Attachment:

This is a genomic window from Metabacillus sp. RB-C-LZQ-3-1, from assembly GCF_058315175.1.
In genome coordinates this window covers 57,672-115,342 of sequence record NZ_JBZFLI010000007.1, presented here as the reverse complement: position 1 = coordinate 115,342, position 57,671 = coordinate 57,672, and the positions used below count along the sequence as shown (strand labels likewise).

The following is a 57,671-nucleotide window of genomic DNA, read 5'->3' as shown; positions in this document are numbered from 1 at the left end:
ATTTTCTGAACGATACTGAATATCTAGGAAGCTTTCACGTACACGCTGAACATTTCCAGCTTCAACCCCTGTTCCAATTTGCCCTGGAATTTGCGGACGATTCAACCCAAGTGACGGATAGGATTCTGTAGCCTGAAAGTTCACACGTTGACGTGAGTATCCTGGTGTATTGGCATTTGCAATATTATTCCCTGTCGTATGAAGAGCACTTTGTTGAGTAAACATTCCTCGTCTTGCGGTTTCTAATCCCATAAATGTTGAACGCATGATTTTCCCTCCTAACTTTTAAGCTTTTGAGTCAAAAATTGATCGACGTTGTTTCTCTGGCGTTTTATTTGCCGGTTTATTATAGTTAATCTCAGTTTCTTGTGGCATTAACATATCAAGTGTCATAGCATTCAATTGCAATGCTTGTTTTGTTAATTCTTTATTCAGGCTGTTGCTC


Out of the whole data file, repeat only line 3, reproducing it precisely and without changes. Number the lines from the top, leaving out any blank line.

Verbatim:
The following is a 57,671-nucleotide window of genomic DNA, read 5'->3' as shown; positions in this document are numbered from 1 at the left end: